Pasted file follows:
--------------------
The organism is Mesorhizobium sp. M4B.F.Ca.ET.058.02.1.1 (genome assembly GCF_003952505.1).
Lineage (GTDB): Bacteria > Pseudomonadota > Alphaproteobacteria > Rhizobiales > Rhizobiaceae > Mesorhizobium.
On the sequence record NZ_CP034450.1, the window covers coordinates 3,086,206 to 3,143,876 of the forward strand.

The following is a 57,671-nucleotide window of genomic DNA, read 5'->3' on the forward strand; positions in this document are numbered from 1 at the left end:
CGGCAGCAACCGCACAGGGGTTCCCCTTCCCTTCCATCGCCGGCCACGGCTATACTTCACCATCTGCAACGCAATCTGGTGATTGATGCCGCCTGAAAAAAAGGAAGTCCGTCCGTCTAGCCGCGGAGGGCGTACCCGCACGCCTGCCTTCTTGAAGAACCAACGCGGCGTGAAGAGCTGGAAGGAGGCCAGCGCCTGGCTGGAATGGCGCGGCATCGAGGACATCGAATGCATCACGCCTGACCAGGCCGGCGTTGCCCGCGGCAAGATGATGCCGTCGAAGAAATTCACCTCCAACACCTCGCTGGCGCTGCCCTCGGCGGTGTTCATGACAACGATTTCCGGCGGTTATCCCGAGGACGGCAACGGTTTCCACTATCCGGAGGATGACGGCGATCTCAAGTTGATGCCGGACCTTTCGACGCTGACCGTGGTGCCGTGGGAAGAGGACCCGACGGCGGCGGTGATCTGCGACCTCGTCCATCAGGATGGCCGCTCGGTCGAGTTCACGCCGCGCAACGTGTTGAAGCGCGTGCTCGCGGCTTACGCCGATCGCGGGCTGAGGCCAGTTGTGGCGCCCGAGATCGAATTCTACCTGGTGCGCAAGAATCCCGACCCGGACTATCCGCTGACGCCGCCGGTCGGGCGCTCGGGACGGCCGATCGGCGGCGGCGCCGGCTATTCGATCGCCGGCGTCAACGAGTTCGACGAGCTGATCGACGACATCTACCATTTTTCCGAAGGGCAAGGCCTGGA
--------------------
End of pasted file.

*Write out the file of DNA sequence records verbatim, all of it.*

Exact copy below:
The organism is Mesorhizobium sp. M4B.F.Ca.ET.058.02.1.1 (genome assembly GCF_003952505.1).
Lineage (GTDB): Bacteria > Pseudomonadota > Alphaproteobacteria > Rhizobiales > Rhizobiaceae > Mesorhizobium.
On the sequence record NZ_CP034450.1, the window covers coordinates 3,086,206 to 3,143,876 of the forward strand.

The following is a 57,671-nucleotide window of genomic DNA, read 5'->3' on the forward strand; positions in this document are numbered from 1 at the left end:
CGGCAGCAACCGCACAGGGGTTCCCCTTCCCTTCCATCGCCGGCCACGGCTATACTTCACCATCTGCAACGCAATCTGGTGATTGATGCCGCCTGAAAAAAAGGAAGTCCGTCCGTCTAGCCGCGGAGGGCGTACCCGCACGCCTGCCTTCTTGAAGAACCAACGCGGCGTGAAGAGCTGGAAGGAGGCCAGCGCCTGGCTGGAATGGCGCGGCATCGAGGACATCGAATGCATCACGCCTGACCAGGCCGGCGTTGCCCGCGGCAAGATGATGCCGTCGAAGAAATTCACCTCCAACACCTCGCTGGCGCTGCCCTCGGCGGTGTTCATGACAACGATTTCCGGCGGTTATCCCGAGGACGGCAACGGTTTCCACTATCCGGAGGATGACGGCGATCTCAAGTTGATGCCGGACCTTTCGACGCTGACCGTGGTGCCGTGGGAAGAGGACCCGACGGCGGCGGTGATCTGCGACCTCGTCCATCAGGATGGCCGCTCGGTCGAGTTCACGCCGCGCAACGTGTTGAAGCGCGTGCTCGCGGCTTACGCCGATCGCGGGCTGAGGCCAGTTGTGGCGCCCGAGATCGAATTCTACCTGGTGCGCAAGAATCCCGACCCGGACTATCCGCTGACGCCGCCGGTCGGGCGCTCGGGACGGCCGATCGGCGGCGGCGCCGGCTATTCGATCGCCGGCGTCAACGAGTTCGACGAGCTGATCGACGACATCTACCATTTTTCCGAAGGGCAAGGCCTGGA